Economic Data Roundup (04/01/2020)

4/1/20 8:00 AM

Another early indicator of the likely economic fallout from COVID-19 is consumer sentiment, and incoming survey data show that the coronavirus is indeed top of mind for many Americans. For example, a new Gallup poll revealed that 61 percent of U.S. adults believe it is “very likely” the COVID-19 outbreak will cause an economic recession in the United States, and 18 percent feel their household will struggle financially as a result. More generally, headline confidence gauges from the University of Michigan and The Conference Board fell sharply in March to multi-year lows, but the bulk of the weakness was due to deteriorating optimism about the future, whereas consumers’ assessments of current economic conditions actually held up rather well. This disparity is likely in part due to the timing of when the surveys were conducted and therefore means that further declines in April would not be surprising.


Optimism among those directly affected by the coronavirus and related containment efforts has of course been hit the hardest, but the elevated level of uncertainty now looming over the economy is still weighing on sentiment for everyone else. One of the reasons to monitor consumer confidence is because it can help predict inflection points in broader household consumption, by far the largest component of U.S. gross domestic product (GDP). However, the coronavirus situation is unique because even if optimism was still at record highs, the forced store closures and shelter-in-place orders across the country make it likely that some spending will be lost forever. Anyone who had planned on dining at a restaurant, for instance, does not delay eating until the lockdown ends or eat out twice as much once the crisis is over to “make up” for it. In other areas, though, consumer spending will for the most part remain steady (housing, utilities) or even pick up (online commerce, grocery stores), and larger purchases (homes, cars) in many cases will simply be put on hold until after the lockdown is lifted. None of this means that the economic downturn in America is not severe or likely to worsen, especially after last week’s initial jobless claims report. However, if the pandemic can soon be contained and a second wave this fall is avoided, then the rebound after the economy “re-opens” could be stronger and faster than the constant gloom and doom in the media would suggest.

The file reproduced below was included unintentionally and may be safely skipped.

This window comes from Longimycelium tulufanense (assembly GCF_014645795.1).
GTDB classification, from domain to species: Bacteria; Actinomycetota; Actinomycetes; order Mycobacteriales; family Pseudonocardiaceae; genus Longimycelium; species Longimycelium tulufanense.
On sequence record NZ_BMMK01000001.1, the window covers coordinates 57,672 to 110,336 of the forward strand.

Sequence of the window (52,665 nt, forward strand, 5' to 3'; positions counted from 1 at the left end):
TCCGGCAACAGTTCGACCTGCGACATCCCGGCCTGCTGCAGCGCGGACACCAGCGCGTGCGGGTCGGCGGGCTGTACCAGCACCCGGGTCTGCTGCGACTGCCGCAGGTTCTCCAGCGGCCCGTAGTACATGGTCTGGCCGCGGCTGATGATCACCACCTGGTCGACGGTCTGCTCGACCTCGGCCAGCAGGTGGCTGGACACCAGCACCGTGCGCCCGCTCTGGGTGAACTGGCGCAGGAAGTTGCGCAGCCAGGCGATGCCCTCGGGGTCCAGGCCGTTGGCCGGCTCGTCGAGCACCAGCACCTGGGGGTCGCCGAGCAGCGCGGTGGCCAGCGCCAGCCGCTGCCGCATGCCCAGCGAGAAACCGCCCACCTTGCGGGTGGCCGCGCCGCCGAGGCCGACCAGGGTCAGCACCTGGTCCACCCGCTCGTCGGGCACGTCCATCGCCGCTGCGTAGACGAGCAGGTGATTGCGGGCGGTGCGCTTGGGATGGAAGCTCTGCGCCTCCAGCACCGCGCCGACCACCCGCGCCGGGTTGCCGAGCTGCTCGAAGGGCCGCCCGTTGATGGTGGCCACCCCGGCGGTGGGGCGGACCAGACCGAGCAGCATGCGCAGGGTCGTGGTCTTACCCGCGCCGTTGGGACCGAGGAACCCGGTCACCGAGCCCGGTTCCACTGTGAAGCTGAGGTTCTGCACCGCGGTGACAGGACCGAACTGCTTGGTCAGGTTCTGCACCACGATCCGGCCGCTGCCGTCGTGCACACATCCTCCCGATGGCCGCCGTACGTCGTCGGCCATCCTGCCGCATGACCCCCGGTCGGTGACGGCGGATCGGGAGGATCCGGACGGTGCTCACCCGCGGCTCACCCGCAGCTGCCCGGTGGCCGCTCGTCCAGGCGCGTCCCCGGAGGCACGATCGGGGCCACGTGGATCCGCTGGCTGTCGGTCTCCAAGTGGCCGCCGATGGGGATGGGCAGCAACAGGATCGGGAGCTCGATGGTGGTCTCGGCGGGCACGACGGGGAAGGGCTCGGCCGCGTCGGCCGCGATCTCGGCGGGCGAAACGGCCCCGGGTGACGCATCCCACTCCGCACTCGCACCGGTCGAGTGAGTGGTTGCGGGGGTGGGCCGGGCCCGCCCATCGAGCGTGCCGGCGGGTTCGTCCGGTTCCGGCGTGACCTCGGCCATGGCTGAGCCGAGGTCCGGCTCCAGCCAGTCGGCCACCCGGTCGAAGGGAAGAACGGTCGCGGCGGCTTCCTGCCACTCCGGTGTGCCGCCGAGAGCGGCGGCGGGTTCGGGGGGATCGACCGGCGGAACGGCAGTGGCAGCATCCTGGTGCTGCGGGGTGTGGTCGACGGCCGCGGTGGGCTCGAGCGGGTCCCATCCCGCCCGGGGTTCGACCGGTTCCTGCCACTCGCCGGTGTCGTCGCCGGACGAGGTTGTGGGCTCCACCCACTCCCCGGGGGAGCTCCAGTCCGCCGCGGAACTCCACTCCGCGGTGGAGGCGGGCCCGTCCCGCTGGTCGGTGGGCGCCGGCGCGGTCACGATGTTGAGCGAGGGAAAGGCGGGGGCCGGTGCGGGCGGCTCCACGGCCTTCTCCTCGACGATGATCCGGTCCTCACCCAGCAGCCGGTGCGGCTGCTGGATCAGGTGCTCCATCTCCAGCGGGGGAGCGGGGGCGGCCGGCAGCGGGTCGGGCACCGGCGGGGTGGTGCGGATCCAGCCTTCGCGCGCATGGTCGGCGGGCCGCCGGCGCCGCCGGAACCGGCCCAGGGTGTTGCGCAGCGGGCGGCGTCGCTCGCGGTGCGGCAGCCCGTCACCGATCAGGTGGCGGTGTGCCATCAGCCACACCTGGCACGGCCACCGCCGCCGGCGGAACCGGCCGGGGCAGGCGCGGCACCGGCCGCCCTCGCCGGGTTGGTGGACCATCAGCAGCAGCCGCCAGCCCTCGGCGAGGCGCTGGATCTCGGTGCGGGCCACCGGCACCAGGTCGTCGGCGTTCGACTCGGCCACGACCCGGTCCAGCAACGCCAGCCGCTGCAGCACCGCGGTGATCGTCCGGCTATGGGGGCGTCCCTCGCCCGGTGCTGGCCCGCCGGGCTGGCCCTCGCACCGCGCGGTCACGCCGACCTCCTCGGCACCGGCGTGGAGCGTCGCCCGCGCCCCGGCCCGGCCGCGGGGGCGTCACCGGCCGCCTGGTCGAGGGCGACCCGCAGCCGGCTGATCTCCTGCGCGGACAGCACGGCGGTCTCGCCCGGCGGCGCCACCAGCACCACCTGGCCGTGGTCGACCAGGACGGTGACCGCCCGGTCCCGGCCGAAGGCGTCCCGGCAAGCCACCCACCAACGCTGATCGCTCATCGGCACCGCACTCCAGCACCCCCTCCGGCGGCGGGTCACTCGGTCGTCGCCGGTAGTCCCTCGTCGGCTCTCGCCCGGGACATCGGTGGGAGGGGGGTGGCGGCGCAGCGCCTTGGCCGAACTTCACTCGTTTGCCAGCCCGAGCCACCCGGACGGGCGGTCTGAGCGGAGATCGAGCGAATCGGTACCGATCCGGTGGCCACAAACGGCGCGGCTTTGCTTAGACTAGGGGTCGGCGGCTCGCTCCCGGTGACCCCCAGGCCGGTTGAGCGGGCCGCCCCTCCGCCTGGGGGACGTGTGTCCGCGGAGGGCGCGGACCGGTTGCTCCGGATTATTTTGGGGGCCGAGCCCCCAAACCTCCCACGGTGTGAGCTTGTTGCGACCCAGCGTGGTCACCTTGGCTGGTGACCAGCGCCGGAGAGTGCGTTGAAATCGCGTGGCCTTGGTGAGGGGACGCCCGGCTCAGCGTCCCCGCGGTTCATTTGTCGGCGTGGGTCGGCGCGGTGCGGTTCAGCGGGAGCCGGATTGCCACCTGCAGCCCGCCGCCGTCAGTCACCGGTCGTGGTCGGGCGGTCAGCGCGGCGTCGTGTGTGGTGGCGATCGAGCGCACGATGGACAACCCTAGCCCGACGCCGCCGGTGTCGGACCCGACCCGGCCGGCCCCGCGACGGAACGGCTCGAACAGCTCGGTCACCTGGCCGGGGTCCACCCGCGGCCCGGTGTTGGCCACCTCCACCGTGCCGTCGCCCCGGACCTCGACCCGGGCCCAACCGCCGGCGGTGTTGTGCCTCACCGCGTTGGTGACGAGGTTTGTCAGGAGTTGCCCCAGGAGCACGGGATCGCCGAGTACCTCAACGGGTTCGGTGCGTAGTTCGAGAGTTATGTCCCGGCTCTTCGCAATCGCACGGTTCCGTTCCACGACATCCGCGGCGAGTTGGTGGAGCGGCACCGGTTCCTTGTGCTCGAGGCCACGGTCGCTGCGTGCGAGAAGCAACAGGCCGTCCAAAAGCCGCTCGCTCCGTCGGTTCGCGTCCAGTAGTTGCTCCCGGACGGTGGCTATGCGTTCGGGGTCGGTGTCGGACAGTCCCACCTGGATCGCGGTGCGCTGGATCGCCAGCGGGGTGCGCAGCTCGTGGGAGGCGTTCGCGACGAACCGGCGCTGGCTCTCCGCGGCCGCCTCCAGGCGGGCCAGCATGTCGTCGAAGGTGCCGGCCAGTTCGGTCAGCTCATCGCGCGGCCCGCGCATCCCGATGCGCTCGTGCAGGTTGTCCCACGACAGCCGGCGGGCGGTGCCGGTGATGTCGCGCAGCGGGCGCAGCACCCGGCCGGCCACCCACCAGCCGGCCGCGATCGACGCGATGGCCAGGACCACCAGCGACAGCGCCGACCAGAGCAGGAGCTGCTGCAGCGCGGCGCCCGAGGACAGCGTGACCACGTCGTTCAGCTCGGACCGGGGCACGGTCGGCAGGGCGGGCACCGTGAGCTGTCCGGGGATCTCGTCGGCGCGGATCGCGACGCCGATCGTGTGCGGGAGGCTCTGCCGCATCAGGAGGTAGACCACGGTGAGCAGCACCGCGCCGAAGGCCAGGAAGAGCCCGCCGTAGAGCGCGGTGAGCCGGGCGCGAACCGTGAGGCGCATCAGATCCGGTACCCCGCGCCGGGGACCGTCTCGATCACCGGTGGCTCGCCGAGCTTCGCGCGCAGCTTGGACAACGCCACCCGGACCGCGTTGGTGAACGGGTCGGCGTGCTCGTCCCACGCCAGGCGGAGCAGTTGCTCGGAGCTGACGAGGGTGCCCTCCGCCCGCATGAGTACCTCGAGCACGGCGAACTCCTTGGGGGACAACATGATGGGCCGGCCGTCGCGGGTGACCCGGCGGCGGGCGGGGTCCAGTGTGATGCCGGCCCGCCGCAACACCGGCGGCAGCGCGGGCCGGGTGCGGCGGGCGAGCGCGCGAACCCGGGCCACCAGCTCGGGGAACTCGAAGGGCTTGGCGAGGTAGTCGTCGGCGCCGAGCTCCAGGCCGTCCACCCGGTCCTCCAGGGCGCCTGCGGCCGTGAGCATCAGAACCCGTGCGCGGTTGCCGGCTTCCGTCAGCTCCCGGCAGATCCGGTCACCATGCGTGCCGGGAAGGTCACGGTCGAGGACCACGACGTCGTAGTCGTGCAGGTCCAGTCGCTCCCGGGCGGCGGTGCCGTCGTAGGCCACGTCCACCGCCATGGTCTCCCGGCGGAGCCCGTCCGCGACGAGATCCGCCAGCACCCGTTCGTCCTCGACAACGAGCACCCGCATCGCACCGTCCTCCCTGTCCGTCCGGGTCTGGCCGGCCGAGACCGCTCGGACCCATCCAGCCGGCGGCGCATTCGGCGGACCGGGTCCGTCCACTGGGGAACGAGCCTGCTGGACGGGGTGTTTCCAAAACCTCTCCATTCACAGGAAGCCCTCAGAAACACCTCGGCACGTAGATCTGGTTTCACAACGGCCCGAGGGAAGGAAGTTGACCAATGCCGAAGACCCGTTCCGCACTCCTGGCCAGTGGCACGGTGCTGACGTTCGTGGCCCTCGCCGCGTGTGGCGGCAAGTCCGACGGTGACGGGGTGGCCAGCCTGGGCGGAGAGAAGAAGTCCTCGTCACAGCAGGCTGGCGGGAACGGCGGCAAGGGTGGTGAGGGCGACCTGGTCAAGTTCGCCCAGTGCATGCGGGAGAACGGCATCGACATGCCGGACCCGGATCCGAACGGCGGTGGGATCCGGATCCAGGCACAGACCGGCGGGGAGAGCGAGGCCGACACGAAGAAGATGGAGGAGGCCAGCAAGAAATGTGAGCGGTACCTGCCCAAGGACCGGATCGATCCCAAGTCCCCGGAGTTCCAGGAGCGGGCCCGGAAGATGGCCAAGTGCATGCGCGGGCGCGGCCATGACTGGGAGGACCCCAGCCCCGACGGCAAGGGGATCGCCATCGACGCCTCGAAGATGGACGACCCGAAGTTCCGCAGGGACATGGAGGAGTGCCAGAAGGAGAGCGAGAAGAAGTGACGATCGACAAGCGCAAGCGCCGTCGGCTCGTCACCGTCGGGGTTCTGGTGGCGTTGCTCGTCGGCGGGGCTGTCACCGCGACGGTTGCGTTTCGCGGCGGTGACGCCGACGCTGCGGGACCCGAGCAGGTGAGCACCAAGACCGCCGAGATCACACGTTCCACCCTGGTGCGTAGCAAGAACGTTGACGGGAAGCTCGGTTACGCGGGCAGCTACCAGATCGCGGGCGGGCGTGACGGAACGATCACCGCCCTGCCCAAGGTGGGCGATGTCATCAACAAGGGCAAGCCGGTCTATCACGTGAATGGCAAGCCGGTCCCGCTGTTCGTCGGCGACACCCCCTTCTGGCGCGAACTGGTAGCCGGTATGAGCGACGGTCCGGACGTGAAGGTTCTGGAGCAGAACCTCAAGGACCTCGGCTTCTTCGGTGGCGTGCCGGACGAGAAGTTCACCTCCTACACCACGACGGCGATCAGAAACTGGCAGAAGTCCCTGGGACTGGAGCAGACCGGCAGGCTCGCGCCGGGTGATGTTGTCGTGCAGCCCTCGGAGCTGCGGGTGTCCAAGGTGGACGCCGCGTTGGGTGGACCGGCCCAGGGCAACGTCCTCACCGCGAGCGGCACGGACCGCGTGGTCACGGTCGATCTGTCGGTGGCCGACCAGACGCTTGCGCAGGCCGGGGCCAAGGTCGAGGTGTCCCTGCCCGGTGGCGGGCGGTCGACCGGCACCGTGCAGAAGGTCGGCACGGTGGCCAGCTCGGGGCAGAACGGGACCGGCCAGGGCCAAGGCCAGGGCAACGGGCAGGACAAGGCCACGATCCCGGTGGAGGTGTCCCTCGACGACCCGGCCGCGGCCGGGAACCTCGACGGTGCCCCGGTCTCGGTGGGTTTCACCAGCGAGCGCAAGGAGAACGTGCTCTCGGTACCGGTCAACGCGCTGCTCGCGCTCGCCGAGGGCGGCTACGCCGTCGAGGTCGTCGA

Sources: UoM, The Conference Board, Gallup

Post author: Charles Couch